The farm’s fluffy residents were in desperate need of a shearing on the warm and humid day to prepare for the summer weather ahead. The 12th annual festival offered an activity-filled day at the farm but its main event of course, was a series of sheep shearing demonstrations.
Before trimming the first willing participant, veteran sheep shearer Donald Kading explained the importance of shearing and took questions from the crowd.
Sheep are sheared once a year as a way to keep cool in warmer months and reduce risk of parasitic infection and disease. Kading used electric shears that trim the wool and prevent cutting the sheep’s skin.
Carrying about 4 to 6 inches of wool, the first sheep let Kading do his work with little struggle. It was quick to bounce up afterwards and trot around for the crowd before enjoying a grassy meal.
“I thought the sheep would be more fidgety, but he wasn’t and I was pleasantly surprised to see that,” said Maria Maragos, who visited the farm with her husband, Angelo and two young daughters. “I wondered if they wanted it to happen. [Maybe] they realized they’d be cooled off after.”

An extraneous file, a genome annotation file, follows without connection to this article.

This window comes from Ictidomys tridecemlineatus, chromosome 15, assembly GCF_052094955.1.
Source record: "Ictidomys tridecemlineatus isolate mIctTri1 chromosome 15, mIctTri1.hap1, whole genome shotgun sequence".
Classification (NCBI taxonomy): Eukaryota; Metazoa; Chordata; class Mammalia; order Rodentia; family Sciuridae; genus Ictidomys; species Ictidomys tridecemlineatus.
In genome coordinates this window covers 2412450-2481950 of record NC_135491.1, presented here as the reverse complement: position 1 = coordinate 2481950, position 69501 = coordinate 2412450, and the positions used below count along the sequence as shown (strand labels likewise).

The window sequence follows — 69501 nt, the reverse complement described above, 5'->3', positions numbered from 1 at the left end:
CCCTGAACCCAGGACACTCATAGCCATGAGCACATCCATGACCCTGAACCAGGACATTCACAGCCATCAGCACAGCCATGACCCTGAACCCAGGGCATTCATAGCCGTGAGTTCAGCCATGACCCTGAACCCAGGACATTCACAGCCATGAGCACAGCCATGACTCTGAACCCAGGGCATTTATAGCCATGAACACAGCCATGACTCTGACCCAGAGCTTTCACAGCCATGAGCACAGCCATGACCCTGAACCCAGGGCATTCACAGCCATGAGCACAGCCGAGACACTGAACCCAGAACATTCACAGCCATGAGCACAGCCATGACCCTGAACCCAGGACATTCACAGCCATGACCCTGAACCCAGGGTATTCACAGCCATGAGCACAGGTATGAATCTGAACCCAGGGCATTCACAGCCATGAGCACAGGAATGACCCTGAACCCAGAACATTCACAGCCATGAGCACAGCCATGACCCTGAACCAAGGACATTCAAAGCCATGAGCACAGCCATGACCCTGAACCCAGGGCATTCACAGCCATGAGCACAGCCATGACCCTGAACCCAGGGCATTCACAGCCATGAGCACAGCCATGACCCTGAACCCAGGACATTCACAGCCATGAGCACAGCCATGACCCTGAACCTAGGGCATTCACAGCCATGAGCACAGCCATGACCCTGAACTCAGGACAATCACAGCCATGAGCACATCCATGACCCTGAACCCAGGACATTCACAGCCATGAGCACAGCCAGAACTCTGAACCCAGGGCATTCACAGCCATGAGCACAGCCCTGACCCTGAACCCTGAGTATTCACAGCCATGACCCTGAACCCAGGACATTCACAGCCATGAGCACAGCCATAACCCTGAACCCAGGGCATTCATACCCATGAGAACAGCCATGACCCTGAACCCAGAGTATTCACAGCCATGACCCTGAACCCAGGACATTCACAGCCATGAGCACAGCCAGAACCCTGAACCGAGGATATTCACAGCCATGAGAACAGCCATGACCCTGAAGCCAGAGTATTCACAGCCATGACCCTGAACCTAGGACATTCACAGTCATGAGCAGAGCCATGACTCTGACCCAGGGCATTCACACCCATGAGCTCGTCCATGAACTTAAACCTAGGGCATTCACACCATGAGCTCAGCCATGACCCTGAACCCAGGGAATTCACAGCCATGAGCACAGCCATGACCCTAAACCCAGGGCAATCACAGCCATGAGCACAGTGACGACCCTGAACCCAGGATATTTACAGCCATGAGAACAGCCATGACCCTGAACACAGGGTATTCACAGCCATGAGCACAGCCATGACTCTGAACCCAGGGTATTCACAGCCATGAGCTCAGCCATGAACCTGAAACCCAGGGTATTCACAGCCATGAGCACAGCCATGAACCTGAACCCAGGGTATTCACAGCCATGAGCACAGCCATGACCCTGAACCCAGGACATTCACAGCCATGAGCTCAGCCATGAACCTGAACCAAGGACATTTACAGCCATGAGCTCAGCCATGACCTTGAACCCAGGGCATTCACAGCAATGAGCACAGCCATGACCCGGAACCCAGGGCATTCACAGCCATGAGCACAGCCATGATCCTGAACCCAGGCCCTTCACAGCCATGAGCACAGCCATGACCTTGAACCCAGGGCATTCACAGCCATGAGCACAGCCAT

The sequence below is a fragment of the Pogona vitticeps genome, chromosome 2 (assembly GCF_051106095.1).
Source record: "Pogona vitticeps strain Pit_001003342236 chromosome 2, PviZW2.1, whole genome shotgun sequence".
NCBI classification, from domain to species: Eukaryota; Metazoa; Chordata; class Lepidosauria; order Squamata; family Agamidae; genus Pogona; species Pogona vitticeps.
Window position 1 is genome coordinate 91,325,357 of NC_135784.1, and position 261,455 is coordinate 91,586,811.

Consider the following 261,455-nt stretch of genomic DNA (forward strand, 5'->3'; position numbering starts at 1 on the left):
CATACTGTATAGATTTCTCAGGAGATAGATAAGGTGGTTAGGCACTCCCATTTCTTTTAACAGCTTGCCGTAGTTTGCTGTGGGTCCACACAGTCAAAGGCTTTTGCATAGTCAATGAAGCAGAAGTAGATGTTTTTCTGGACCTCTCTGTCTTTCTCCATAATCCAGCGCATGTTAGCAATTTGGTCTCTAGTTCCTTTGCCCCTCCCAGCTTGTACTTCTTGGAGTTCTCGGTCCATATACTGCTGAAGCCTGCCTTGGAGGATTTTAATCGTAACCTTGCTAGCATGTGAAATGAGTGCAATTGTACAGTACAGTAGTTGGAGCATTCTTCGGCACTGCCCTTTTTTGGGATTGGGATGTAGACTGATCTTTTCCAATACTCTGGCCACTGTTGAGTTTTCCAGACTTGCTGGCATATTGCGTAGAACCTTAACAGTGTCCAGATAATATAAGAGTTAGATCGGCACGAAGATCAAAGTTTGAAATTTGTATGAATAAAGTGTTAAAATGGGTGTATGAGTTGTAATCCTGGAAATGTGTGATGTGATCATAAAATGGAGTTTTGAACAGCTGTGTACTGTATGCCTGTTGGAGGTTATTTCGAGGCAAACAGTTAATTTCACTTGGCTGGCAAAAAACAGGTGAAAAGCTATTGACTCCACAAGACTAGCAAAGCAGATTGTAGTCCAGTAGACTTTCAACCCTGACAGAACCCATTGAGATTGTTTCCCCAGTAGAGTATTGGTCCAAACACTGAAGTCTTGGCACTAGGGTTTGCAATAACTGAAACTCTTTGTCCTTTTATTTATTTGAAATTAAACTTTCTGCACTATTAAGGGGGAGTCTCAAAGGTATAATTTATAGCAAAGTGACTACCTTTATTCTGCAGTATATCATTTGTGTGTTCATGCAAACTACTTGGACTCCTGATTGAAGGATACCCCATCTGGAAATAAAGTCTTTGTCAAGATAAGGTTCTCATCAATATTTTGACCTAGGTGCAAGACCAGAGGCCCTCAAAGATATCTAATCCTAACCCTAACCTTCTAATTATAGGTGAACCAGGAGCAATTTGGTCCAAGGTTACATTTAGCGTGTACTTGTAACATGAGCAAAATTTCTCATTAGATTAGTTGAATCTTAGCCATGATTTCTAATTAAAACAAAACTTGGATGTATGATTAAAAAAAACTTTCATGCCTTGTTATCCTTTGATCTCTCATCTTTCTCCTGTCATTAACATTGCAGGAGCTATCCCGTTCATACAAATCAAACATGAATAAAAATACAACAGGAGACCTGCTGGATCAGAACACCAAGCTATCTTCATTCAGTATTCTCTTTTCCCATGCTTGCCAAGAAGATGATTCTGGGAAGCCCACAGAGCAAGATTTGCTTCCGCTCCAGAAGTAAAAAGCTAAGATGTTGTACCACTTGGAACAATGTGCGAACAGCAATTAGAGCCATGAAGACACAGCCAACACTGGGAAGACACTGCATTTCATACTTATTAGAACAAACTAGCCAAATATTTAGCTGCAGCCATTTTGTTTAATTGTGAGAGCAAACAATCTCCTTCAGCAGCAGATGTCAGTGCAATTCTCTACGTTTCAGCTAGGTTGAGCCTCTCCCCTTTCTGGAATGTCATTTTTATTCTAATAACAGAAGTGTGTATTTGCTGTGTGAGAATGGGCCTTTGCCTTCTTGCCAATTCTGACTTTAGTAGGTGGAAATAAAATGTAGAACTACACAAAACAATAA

In addition to the shearing demonstrations, visitors had the opportunity to partake in farmer-led tours, gain insights into wool processing and indulge in a bit of shopping. And in typical Queens Farm fashion, hay rides boasted long lines.
“We’ve been here before, it’s a great place to bring children, to enjoy the outdoors [and] see the animals,” said Angelo Maragos. “We treasure venues like this that are in the area, there’s not enough of them.”